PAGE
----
She could hardly believe what she was seeing when I pointed out the giant, slightly crumbling, catamaran taking up almost the whole of one of the gardens we passed. As we walked down the hill I told her the story. The boat was built in the early 1960’s by a man who had a dream. He was a clever man, a college lecturer, but, despite this, after years of building this boat he found it was impossible to move. As I understand it, the cranes needed to move the boat out of the garden were too large to fit in the road. We both agreed his wife must have the patience of a saint.

Just before we reached Cobden Avenue, we turned off into Deep Dene. If I was going to make poor Kim spend all morning climbing up and down hills I thought the least I could do was share a few stories with her along the way. Before we walked into the park I pointed out the house next to it. Today the house is divided into flats and almost hidden from the road by trees. Once though, it was one of the large villas that were the only houses in the area. When the last owner died the large gardens were left to the council and turned into a park. This was where I played as a child.

Sadly, I don’t have much information about Deep Dene House but I remember being told to keep out of the woods by mother. Of course I didn’t, but her warnings always made them feel slightly sinister. Today they seem far smaller than they did back then but there are still traces of the old gardens to be found, including the remains of what must once have been the garden pond. Kim was quite enchanted when we found it.

After all the hot climbing walking through the cool woods made a pleasant interlude. There were some truly spectacular twisted branches to look at and I told Kim the story of the huge tree that fell and blocked the road a while ago, and even showed her the spot where it once stood. We even found the fallen tree that looks like the spine of a giant animal. What I didn’t tell her about was the next hill.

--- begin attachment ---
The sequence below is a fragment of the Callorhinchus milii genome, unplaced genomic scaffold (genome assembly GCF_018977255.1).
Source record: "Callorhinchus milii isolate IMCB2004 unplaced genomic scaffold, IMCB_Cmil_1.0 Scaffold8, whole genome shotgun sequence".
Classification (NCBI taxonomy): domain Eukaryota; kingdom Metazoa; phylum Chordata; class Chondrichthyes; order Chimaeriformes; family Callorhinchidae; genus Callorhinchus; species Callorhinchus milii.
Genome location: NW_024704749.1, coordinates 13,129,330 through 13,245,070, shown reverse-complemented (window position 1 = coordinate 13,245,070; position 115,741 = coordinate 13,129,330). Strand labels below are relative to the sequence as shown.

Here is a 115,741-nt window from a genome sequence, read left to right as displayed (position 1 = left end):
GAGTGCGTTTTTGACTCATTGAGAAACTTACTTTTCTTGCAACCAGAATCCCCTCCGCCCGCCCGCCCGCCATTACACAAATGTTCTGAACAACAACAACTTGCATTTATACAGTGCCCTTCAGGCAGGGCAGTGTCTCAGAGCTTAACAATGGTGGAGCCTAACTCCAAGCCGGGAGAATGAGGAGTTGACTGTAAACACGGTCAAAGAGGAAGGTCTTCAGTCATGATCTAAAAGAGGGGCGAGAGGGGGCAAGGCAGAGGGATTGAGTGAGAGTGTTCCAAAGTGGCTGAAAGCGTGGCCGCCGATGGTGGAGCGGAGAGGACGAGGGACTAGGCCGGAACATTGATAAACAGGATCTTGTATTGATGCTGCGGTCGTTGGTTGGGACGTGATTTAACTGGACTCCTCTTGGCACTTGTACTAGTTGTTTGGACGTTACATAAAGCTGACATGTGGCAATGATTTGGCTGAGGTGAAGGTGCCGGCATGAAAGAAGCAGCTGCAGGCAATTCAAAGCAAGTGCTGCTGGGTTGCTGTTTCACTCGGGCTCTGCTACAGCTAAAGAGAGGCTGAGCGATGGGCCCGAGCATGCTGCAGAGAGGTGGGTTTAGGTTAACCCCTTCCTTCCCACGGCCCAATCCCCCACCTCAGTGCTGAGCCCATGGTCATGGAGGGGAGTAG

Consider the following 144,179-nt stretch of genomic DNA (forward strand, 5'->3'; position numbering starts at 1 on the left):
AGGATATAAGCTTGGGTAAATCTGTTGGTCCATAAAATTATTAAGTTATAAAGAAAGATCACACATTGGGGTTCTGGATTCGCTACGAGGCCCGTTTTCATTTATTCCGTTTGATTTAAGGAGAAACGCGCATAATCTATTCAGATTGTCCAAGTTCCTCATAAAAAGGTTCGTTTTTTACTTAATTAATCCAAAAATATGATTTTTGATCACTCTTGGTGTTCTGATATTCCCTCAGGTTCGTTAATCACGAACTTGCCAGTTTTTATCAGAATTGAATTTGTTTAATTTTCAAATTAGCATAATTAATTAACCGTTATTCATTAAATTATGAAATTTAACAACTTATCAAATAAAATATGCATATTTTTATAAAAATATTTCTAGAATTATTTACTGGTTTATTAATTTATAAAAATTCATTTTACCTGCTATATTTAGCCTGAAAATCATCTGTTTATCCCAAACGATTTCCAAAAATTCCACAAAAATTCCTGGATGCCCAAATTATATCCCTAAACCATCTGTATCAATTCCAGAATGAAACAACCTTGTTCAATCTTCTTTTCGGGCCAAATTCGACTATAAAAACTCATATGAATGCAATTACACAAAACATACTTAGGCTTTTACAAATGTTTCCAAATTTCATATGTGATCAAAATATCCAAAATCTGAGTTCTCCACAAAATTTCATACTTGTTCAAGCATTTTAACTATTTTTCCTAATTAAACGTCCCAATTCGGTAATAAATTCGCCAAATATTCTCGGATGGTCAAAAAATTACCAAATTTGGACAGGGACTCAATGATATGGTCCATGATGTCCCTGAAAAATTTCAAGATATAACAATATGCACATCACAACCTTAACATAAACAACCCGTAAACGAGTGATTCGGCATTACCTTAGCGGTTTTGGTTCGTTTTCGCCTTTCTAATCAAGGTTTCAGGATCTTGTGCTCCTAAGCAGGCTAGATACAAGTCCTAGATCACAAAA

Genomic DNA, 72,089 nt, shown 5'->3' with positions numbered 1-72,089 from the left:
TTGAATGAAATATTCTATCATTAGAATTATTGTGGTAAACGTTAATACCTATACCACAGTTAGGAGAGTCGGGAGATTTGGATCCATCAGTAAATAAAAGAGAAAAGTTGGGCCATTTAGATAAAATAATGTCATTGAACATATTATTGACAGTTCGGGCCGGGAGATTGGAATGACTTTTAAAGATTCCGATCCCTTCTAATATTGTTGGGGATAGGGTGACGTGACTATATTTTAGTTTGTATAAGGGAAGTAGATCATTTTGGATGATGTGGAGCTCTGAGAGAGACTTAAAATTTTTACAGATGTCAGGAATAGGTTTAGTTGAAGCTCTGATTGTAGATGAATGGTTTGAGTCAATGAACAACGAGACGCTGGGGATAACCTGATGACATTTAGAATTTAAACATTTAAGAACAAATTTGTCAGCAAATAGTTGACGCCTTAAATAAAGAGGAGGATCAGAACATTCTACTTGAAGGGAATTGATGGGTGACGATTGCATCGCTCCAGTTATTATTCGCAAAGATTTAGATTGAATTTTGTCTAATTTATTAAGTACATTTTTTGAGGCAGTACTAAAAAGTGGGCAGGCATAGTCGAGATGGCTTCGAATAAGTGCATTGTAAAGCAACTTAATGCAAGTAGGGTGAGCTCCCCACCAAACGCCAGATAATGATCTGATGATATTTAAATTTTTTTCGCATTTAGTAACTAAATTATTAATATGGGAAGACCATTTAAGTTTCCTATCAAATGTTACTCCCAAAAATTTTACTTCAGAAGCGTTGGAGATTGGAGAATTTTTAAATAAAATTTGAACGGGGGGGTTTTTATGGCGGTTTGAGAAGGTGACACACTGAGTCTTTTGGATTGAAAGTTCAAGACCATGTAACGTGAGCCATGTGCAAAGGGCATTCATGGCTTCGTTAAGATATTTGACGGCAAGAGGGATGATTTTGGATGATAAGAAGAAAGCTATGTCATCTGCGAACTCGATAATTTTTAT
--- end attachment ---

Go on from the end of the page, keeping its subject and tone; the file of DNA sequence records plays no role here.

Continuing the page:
We left Deep Dene and turned right into Thorald Road. This is another steep climb, not as bad as Woodmill Lane, but bad enough. As we trudged ever upwards I told her about the days when I’d regularly pushed a pram up this hill to visit my friend Mandy. This was back when I lived in Portswood and Philo was the baby in the pram. Mandy had a little boy born on the same day and we met in hospital. To make Kim laugh I told her how Mandy had gone to the shops at Bitterne Triangle, just a few weeks after her baby was born and had got home with her shopping only to realise she’d left the pram and the baby outside the shops. Then I told her how Mother had once left me outside the pub in the village in my pram and my Dad had come past. He took me home without telling her and caused a huge row. Of course I don’t remember it but it is a family legend.

Half way up the hill Kim spotted a really old car half hidden in a garage. Not being a car buff, I couldn’t tell you what kind of car it was but it looked interesting. It also gave us a chance to stop for a moment and catch our breath.

When we got to the top of Thorald Road Kim was surprised to see we were right in front of the house with the giant boat again. We carried on along Avon Road, distracting ourselves from the upward climb by talking about what it must be like to live with a boat in the garden and how difficult it would be to sell said house.

Once we were back at the Castle, the hills were more or less behind us but there was still plenty of walking ahead. We were just under four miles into the eight and heading slowly back to the river. We took small roads and cut ways through Midanbury into Townhill Park and then the pleasant, leafy walk along Cutbush Lane. Here I showed Kim where you could just about see the boundary stone through the hedge and told her about late night, slightly drunken walks home from the White Swan in my misspent youth.